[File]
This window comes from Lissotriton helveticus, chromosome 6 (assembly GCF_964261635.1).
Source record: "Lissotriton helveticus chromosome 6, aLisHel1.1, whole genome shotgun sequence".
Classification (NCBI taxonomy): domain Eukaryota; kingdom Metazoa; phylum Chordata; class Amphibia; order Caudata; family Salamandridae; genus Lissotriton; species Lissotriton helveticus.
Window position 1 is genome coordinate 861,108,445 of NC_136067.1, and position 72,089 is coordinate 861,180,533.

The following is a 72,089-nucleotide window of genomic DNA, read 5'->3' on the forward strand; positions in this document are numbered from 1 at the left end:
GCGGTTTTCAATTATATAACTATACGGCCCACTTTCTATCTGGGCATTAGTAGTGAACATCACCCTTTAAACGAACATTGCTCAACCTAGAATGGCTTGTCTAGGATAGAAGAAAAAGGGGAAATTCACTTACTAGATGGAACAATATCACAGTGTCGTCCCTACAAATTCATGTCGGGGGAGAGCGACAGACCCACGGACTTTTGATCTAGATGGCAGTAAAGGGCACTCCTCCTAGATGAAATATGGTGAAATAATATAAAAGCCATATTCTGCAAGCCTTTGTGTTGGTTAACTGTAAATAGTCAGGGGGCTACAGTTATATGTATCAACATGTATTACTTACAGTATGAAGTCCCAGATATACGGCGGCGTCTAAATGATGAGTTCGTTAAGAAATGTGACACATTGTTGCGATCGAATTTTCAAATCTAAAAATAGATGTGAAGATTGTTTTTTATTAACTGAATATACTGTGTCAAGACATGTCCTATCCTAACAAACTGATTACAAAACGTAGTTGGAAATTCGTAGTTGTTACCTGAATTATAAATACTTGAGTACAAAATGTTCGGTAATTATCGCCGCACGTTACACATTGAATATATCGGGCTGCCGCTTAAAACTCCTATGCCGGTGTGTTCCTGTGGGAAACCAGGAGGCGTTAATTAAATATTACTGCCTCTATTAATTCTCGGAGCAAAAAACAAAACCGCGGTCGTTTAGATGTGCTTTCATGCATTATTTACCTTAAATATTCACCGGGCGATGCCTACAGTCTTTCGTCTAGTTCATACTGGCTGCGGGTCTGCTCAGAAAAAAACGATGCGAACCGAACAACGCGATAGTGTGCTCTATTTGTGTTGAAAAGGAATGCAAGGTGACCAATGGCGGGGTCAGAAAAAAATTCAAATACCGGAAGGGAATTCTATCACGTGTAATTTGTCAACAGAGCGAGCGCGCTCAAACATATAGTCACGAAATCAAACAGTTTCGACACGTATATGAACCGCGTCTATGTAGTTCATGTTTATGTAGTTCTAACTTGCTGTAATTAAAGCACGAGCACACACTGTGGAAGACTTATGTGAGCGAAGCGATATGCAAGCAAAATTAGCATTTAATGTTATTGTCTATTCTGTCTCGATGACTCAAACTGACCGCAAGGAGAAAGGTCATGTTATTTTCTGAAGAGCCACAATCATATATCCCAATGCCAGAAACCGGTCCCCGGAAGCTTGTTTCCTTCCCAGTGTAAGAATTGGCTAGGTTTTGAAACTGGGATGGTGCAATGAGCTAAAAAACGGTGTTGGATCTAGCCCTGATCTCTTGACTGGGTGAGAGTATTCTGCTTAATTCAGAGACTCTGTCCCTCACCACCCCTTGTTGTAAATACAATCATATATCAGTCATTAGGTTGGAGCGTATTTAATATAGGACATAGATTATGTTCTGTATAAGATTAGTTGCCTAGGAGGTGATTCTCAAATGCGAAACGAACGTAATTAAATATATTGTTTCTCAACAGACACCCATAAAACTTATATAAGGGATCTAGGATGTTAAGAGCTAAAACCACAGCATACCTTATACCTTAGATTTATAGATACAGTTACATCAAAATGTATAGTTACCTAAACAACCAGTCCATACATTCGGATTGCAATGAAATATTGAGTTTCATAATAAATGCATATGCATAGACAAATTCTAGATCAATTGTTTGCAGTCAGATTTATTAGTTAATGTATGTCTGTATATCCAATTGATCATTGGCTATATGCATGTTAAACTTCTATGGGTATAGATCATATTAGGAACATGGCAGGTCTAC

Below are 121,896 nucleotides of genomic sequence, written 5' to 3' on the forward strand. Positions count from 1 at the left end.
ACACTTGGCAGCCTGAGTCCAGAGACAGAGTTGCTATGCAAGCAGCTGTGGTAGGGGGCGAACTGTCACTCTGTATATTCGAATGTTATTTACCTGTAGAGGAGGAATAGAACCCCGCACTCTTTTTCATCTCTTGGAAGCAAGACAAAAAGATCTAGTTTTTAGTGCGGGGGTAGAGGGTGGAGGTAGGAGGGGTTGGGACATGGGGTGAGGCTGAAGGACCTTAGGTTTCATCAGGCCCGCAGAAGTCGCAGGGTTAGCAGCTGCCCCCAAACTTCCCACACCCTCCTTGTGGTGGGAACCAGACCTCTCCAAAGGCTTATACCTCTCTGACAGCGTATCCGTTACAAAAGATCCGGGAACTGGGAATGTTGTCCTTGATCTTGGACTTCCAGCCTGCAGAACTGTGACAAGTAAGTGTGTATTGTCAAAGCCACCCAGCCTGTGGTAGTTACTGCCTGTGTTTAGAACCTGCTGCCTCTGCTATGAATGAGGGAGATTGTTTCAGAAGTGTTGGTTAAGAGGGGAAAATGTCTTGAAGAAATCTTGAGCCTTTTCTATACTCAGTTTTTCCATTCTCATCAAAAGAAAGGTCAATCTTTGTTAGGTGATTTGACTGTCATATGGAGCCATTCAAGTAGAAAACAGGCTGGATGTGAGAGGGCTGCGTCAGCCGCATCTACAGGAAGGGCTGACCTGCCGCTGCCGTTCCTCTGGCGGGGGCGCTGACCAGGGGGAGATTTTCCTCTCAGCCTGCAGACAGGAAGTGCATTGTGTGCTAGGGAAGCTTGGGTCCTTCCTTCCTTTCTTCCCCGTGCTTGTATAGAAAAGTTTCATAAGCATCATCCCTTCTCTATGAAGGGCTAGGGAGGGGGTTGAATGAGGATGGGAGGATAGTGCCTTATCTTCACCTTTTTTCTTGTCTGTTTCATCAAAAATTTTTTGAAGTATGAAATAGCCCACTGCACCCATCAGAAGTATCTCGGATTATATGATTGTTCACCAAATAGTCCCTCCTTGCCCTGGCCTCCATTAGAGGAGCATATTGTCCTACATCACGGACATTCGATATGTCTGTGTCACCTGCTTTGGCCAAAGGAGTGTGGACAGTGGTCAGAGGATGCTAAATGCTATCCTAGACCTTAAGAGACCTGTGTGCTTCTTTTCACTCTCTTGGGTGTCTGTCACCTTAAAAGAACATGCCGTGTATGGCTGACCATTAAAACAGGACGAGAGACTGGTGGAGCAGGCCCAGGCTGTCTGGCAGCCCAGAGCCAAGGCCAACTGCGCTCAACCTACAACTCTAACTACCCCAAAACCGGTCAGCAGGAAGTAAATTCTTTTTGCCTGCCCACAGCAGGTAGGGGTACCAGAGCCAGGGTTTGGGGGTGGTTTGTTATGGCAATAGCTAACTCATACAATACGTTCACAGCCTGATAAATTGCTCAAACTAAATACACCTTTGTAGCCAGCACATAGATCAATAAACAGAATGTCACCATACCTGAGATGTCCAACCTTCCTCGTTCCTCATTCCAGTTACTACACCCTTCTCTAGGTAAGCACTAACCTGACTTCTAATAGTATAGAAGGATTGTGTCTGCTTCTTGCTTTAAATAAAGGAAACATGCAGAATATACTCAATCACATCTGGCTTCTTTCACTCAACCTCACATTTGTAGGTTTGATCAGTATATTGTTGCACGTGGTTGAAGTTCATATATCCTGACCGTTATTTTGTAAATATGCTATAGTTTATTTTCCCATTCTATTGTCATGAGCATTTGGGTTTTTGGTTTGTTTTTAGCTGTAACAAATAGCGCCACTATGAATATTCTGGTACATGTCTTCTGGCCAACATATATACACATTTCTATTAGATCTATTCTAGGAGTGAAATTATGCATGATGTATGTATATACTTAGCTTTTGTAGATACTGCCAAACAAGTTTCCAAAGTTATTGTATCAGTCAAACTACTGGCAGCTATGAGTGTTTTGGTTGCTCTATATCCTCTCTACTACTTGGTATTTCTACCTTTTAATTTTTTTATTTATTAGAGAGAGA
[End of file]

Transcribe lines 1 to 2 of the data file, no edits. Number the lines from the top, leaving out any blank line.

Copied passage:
This window comes from Lissotriton helveticus, chromosome 6 (assembly GCF_964261635.1).
Source record: "Lissotriton helveticus chromosome 6, aLisHel1.1, whole genome shotgun sequence".